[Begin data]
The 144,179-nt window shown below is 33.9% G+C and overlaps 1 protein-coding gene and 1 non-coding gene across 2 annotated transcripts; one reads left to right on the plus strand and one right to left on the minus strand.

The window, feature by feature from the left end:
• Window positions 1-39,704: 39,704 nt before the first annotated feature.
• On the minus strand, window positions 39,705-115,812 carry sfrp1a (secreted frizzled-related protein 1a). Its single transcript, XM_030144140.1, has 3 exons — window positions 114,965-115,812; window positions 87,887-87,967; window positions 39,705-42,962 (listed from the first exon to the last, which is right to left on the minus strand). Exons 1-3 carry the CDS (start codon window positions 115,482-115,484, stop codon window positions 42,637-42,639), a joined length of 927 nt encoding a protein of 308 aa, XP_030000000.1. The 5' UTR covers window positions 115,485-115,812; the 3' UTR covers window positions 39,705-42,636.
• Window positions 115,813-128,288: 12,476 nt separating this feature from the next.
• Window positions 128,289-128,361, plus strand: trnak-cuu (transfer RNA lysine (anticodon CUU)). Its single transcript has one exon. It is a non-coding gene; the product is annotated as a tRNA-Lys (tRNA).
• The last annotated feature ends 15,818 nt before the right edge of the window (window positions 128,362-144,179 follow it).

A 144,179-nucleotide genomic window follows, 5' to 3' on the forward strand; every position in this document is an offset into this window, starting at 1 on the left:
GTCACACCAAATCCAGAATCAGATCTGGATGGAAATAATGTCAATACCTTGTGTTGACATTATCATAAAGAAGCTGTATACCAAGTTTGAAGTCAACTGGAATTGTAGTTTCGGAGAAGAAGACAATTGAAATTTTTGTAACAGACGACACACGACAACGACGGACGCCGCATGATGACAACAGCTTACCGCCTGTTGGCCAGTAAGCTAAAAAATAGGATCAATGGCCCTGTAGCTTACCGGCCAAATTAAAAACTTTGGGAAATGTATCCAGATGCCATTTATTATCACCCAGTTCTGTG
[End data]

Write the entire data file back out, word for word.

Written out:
The 144,179-nt window shown below is 33.9% G+C and overlaps 1 protein-coding gene and 1 non-coding gene across 2 annotated transcripts; one reads left to right on the plus strand and one right to left on the minus strand.

The window, feature by feature from the left end:
• Window positions 1-39,704: 39,704 nt before the first annotated feature.
• On the minus strand, window positions 39,705-115,812 carry sfrp1a (secreted frizzled-related protein 1a). Its single transcript, XM_030144140.1, has 3 exons — window positions 114,965-115,812; window positions 87,887-87,967; window positions 39,705-42,962 (listed from the first exon to the last, which is right to left on the minus strand). Exons 1-3 carry the CDS (start codon window positions 115,482-115,484, stop codon window positions 42,637-42,639), a joined length of 927 nt encoding a protein of 308 aa, XP_030000000.1. The 5' UTR covers window positions 115,485-115,812; the 3' UTR covers window positions 39,705-42,636.
• Window positions 115,813-128,288: 12,476 nt separating this feature from the next.
• Window positions 128,289-128,361, plus strand: trnak-cuu (transfer RNA lysine (anticodon CUU)). Its single transcript has one exon. It is a non-coding gene; the product is annotated as a tRNA-Lys (tRNA).
• The last annotated feature ends 15,818 nt before the right edge of the window (window positions 128,362-144,179 follow it).

A 144,179-nucleotide genomic window follows, 5' to 3' on the forward strand; every position in this document is an offset into this window, starting at 1 on the left:
GTCACACCAAATCCAGAATCAGATCTGGATGGAAATAATGTCAATACCTTGTGTTGACATTATCATAAAGAAGCTGTATACCAAGTTTGAAGTCAACTGGAATTGTAGTTTCGGAGAAGAAGACAATTGAAATTTTTGTAACAGACGACACACGACAACGACGGACGCCGCATGATGACAACAGCTTACCGCCTGTTGGCCAGTAAGCTAAAAAATAGGATCAATGGCCCTGTAGCTTACCGGCCAAATTAAAAACTTTGGGAAATGTATCCAGATGCCATTTATTATCACCCAGTTCTGTG